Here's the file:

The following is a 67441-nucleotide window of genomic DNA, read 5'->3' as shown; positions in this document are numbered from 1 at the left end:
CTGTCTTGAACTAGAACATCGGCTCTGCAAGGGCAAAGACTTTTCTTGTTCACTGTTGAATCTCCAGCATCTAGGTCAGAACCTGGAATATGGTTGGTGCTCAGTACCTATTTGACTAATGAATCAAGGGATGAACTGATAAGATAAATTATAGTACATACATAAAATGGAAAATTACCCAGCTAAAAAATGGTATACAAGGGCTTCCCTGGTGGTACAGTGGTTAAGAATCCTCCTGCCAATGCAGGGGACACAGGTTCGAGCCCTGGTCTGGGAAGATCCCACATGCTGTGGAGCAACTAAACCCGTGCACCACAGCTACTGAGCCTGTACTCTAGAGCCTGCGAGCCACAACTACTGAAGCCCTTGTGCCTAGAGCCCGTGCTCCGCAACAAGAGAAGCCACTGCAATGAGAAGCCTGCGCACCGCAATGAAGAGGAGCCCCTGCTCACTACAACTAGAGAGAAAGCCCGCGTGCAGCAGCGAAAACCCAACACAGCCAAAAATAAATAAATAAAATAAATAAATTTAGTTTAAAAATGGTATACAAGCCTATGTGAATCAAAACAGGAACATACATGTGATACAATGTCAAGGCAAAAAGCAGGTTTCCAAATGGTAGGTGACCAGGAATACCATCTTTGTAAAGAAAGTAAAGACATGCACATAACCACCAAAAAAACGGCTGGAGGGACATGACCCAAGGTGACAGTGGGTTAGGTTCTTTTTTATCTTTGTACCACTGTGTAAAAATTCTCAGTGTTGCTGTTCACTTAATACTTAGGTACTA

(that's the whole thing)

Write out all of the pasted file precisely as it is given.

The following is a 67441-nucleotide window of genomic DNA, read 5'->3' as shown; positions in this document are numbered from 1 at the left end:
CTGTCTTGAACTAGAACATCGGCTCTGCAAGGGCAAAGACTTTTCTTGTTCACTGTTGAATCTCCAGCATCTAGGTCAGAACCTGGAATATGGTTGGTGCTCAGTACCTATTTGACTAATGAATCAAGGGATGAACTGATAAGATAAATTATAGTACATACATAAAATGGAAAATTACCCAGCTAAAAAATGGTATACAAGGGCTTCCCTGGTGGTACAGTGGTTAAGAATCCTCCTGCCAATGCAGGGGACACAGGTTCGAGCCCTGGTCTGGGAAGATCCCACATGCTGTGGAGCAACTAAACCCGTGCACCACAGCTACTGAGCCTGTACTCTAGAGCCTGCGAGCCACAACTACTGAAGCCCTTGTGCCTAGAGCCCGTGCTCCGCAACAAGAGAAGCCACTGCAATGAGAAGCCTGCGCACCGCAATGAAGAGGAGCCCCTGCTCACTACAACTAGAGAGAAAGCCCGCGTGCAGCAGCGAAAACCCAACACAGCCAAAAATAAATAAATAAAATAAATAAATTTAGTTTAAAAATGGTATACAAGCCTATGTGAATCAAAACAGGAACATACATGTGATACAATGTCAAGGCAAAAAGCAGGTTTCCAAATGGTAGGTGACCAGGAATACCATCTTTGTAAAGAAAGTAAAGACATGCACATAACCACCAAAAAAACGGCTGGAGGGACATGACCCAAGGTGACAGTGGGTTAGGTTCTTTTTTATCTTTGTACCACTGTGTAAAAATTCTCAGTGTTGCTGTTCACTTAATACTTAGGTACTA